Coun. Colin Plant, second from the right, has organized a series of daily coffee chats until the Oct. 20 during he and other candidates for council are meeting with voters. This picture shows him with candidates Nathalie Chambers (second from left), Trevor Barry (third from left), Zac de Vries (middle, next to Barry) and Coun. Judy Brownoff (first from right) during a meeting last week at Cherries Breakfast Bistro. Submitted.

Councillor brews up political coffee chats with his rivals

Coun. Colin Plant is hosting a series of daily coffee chats that include his competitors

An incumbent Saanich councillor is putting a new spin on the old political coffee klatsch, one that sees him willingly share the spotlight with his rivals.

Coun. Colin Plant has been meeting with voters every morning in October since the start of the campaign at another Saanich coffee shop, with last such meeting scheduled for Oct. 19 — one day before Oct. 20 municipal election. That itself is not unusual. But what distinguishes this coffee chat tour is Plant’s willingness to bring along a different group of competitors each time out.

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“As a candidate during the campaign I want to meet as many residents as I can and door-knocking in the morning before my day teaching high school is not an option,” he said. “I also found that the formats and abundance of candidates at the all-candidate meetings made it hard to get my message out to the public as to why I was running for [council and the Capital Regional District] and I thought ‘why not meet over a cup of coffee’ in a different part of Saanich each morning in October.”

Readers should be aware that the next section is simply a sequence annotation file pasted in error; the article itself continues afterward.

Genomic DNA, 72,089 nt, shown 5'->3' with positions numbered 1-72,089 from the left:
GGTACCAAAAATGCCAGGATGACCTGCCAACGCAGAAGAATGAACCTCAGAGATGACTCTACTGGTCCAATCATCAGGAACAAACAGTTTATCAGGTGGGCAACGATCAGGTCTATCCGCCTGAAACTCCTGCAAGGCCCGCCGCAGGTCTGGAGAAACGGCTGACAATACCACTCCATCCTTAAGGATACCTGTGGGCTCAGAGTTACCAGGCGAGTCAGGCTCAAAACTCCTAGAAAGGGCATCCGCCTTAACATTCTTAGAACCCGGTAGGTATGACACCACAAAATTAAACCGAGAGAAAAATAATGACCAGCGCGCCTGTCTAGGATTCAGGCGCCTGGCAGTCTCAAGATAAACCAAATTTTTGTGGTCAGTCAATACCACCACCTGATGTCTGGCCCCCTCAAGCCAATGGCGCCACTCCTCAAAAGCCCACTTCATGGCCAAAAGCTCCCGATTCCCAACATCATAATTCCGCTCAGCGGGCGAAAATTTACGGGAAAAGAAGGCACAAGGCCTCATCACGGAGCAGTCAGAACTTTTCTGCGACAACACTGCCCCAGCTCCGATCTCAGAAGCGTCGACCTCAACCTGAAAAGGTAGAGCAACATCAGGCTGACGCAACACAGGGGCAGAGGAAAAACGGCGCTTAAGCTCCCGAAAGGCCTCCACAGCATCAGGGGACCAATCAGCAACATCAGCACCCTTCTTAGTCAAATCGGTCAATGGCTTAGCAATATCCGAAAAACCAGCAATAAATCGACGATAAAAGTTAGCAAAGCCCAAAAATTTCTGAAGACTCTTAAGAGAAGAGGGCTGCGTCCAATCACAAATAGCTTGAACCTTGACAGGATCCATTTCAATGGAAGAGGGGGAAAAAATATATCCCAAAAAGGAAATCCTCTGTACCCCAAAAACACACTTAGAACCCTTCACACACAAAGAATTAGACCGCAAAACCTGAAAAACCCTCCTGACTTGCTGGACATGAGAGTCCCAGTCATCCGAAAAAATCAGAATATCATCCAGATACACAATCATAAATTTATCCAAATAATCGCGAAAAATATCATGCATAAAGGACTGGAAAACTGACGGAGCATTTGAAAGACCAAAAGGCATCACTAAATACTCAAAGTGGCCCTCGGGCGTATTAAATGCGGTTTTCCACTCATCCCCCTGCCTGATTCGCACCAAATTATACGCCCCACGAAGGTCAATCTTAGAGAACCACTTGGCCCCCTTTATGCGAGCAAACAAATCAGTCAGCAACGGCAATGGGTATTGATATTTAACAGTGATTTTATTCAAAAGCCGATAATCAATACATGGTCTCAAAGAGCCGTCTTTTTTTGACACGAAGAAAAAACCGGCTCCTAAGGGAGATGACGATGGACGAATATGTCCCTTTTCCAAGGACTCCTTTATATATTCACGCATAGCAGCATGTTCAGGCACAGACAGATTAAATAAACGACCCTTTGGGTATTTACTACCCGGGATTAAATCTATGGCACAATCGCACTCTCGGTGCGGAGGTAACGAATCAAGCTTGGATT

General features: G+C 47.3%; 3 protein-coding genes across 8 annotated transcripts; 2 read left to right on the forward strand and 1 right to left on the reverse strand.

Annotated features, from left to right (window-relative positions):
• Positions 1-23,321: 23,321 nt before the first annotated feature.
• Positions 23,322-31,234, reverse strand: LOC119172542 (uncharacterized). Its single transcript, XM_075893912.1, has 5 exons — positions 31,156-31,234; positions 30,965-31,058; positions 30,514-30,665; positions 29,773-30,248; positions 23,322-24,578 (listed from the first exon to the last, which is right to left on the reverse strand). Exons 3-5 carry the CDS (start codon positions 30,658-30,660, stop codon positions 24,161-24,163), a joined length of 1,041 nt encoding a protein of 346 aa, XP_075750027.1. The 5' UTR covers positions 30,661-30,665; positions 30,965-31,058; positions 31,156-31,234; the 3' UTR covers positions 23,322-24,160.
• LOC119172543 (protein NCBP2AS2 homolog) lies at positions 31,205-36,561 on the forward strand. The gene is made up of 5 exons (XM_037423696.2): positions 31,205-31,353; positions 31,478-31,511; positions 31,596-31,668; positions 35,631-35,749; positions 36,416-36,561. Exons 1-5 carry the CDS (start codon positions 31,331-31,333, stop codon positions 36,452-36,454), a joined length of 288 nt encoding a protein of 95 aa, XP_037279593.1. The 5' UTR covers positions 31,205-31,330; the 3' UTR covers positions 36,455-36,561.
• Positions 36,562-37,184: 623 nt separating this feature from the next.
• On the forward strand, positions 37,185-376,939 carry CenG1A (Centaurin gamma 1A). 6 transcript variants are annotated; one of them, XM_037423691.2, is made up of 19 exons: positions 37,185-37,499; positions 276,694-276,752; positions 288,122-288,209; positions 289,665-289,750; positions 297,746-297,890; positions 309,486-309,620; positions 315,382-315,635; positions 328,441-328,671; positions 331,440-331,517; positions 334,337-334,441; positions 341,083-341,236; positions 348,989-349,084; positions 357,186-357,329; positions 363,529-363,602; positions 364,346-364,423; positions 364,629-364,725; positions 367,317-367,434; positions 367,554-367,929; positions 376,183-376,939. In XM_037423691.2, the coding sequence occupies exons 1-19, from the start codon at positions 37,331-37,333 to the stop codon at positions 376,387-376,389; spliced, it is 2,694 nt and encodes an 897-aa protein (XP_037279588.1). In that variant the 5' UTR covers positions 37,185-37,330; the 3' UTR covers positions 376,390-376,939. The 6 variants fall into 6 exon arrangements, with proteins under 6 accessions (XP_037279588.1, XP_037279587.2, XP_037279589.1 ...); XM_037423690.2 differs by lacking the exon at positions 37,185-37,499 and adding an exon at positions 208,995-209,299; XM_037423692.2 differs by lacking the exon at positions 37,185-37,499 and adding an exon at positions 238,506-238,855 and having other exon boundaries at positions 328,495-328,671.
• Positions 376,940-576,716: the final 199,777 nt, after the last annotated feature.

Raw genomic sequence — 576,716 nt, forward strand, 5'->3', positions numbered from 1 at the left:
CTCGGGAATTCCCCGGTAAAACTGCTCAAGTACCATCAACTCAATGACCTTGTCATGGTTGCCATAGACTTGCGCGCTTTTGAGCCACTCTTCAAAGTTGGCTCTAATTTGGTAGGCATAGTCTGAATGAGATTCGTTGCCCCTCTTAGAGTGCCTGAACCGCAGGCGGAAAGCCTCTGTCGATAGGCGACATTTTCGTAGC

The experience so far has been positive, he said. Conversations with the other candidates and the public go beyond soundbites and offer opportunities for follow up, he said. “Also, we are not trying to outdo each other. It’s been positive politics and one where the conversations have been respectful and about learning from each other and hearing the public’s ideas. When you have 2 hours, everyone gets to speak and everyone gets to listen and ask questions. The format is not formal. It’s a coffee chat.”

So far 12 out of 17 candidates for councillor have taken him up on the offer. “I did not invite the mayor candidates as I did not want the chats to devolve into a leadership debate and about the mayor choice,” he said. “I also felt that the [mayoral candidates] are getting quite a lot of coverage and this would be a way for the public to get to know their candidates better.”

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Plant said the tour is about showing that politicians need to continually seek input from residents by reaching out to them. Showing up at all-candidates meetings to answer questions is not enough, he said. “By going to where people are, you can find out what matters to them. It also sends the message that I can bring people together, can work with everyone and want to be someone who listens and then acts.”

In fact, Plant plans to make it habit. “If re-elected I’m going to do this once a month,” he said.


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